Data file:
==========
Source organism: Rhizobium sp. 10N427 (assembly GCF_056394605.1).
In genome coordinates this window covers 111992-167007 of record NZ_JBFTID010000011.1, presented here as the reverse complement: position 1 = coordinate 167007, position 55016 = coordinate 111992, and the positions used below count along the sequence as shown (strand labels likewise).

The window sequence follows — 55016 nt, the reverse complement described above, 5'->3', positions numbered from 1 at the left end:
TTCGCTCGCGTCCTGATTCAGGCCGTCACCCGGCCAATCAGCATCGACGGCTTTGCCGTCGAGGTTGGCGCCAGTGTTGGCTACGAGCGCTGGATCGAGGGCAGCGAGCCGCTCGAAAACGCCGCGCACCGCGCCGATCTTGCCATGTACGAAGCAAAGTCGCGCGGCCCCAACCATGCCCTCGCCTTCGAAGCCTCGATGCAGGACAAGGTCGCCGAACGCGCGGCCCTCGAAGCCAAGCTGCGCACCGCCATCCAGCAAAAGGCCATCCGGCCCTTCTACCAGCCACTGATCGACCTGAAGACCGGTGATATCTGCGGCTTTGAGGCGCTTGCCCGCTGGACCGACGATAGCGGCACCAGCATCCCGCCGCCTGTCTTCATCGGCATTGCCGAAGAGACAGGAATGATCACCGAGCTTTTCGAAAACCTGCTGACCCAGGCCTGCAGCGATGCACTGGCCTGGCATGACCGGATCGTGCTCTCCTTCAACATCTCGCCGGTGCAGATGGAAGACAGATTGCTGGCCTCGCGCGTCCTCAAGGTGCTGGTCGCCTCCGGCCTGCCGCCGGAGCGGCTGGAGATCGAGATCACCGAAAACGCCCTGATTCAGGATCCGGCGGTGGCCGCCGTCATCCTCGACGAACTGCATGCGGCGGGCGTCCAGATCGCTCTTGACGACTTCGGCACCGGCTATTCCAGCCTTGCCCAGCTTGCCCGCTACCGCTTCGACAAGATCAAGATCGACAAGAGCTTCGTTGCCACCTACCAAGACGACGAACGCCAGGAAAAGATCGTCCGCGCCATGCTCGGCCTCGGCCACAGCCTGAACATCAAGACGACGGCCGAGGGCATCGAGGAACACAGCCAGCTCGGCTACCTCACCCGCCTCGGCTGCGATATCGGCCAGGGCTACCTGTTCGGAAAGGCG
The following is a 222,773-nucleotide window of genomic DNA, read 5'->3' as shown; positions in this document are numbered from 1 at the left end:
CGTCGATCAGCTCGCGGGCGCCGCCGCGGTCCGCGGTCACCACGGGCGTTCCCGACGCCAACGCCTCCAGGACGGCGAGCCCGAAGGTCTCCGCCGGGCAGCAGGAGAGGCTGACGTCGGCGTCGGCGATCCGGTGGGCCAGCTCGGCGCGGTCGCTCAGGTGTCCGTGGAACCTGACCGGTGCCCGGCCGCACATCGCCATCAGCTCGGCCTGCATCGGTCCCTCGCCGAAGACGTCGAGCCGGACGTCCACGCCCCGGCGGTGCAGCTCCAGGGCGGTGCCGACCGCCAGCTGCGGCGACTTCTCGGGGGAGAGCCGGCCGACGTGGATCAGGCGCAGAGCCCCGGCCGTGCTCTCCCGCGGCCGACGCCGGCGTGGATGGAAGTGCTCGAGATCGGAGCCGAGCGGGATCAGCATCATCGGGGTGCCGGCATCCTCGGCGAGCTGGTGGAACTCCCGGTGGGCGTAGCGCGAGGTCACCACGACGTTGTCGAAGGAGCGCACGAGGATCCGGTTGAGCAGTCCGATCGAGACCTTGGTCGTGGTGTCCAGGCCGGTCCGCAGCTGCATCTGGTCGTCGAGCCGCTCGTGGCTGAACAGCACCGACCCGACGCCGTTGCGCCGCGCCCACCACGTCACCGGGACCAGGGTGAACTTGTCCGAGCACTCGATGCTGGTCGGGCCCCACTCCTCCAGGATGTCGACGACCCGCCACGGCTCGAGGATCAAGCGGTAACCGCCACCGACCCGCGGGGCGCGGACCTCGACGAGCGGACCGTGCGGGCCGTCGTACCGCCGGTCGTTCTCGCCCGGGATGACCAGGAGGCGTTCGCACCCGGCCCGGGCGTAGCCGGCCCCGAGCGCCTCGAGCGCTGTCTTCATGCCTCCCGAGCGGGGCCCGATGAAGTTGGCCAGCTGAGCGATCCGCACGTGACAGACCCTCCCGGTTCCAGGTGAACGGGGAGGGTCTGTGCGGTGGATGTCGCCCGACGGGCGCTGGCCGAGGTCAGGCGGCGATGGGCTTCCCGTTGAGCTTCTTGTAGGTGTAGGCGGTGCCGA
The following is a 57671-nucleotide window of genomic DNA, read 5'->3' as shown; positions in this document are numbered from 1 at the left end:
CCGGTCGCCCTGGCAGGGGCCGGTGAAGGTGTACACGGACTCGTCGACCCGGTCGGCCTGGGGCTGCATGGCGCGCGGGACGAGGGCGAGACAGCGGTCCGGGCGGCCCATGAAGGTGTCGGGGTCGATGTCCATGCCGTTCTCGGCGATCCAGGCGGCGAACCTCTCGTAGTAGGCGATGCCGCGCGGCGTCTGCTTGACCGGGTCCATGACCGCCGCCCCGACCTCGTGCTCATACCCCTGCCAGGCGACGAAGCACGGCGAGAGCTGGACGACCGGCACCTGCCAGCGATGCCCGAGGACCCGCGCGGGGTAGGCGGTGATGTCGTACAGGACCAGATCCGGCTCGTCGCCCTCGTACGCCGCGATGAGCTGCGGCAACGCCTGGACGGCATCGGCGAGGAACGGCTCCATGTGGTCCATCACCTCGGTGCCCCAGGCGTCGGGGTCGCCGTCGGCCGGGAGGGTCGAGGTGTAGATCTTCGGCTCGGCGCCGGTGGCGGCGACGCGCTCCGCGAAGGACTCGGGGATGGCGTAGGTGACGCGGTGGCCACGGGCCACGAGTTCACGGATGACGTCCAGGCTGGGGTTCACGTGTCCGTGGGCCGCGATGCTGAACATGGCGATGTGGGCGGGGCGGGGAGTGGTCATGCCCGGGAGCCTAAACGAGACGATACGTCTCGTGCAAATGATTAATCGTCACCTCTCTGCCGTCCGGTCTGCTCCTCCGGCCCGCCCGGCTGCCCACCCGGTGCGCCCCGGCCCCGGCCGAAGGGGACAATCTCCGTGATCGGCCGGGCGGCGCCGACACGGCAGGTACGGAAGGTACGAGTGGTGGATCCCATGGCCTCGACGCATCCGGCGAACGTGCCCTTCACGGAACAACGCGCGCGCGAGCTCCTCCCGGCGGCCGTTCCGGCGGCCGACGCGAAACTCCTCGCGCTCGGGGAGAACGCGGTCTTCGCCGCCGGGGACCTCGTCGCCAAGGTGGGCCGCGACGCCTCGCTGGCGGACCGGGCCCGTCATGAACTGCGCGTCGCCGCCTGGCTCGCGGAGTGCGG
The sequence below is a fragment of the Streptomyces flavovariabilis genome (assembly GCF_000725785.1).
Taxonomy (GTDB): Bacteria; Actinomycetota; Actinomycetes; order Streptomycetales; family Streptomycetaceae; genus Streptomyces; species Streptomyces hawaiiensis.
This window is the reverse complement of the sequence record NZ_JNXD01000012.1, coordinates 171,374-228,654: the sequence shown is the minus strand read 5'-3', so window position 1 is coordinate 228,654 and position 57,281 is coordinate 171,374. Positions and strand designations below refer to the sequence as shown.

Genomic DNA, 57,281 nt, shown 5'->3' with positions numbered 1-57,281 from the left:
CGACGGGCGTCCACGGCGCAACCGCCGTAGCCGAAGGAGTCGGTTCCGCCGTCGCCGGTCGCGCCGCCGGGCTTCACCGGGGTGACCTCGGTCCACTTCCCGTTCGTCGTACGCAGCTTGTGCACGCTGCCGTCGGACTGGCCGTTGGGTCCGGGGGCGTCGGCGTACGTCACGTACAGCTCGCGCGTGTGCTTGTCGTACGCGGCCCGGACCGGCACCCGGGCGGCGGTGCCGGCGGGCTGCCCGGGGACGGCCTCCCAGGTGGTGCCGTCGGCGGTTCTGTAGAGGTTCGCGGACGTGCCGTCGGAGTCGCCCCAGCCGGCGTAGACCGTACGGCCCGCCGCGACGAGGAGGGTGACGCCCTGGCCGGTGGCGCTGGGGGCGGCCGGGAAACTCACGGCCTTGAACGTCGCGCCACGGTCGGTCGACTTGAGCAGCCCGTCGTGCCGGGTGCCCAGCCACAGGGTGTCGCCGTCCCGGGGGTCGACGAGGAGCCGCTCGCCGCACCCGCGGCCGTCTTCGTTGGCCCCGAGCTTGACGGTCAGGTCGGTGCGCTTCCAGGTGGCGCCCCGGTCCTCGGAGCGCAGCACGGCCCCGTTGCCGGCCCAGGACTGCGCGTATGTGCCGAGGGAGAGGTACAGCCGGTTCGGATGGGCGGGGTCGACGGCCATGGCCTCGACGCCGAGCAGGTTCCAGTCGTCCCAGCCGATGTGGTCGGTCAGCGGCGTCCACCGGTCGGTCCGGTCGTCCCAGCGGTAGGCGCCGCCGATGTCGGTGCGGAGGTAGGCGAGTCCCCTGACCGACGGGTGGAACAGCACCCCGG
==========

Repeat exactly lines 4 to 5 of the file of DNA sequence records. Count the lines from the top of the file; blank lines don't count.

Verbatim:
TTCGCTCGCGTCCTGATTCAGGCCGTCACCCGGCCAATCAGCATCGACGGCTTTGCCGTCGAGGTTGGCGCCAGTGTTGGCTACGAGCGCTGGATCGAGGGCAGCGAGCCGCTCGAAAACGCCGCGCACCGCGCCGATCTTGCCATGTACGAAGCAAAGTCGCGCGGCCCCAACCATGCCCTCGCCTTCGAAGCCTCGATGCAGGACAAGGTCGCCGAACGCGCGGCCCTCGAAGCCAAGCTGCGCACCGCCATCCAGCAAAAGGCCATCCGGCCCTTCTACCAGCCACTGATCGACCTGAAGACCGGTGATATCTGCGGCTTTGAGGCGCTTGCCCGCTGGACCGACGATAGCGGCACCAGCATCCCGCCGCCTGTCTTCATCGGCATTGCCGAAGAGACAGGAATGATCACCGAGCTTTTCGAAAACCTGCTGACCCAGGCCTGCAGCGATGCACTGGCCTGGCATGACCGGATCGTGCTCTCCTTCAACATCTCGCCGGTGCAGATGGAAGACAGATTGCTGGCCTCGCGCGTCCTCAAGGTGCTGGTCGCCTCCGGCCTGCCGCCGGAGCGGCTGGAGATCGAGATCACCGAAAACGCCCTGATTCAGGATCCGGCGGTGGCCGCCGTCATCCTCGACGAACTGCATGCGGCGGGCGTCCAGATCGCTCTTGACGACTTCGGCACCGGCTATTCCAGCCTTGCCCAGCTTGCCCGCTACCGCTTCGACAAGATCAAGATCGACAAGAGCTTCGTTGCCACCTACCAAGACGACGAACGCCAGGAAAAGATCGTCCGCGCCATGCTCGGCCTCGGCCACAGCCTGAACATCAAGACGACGGCCGAGGGCATCGAGGAACACAGCCAGCTCGGCTACCTCACCCGCCTCGGCTGCGATATCGGCCAGGGCTACCTGTTCGGAAAGGCG
The following is a 222,773-nucleotide window of genomic DNA, read 5'->3' as shown; positions in this document are numbered from 1 at the left end: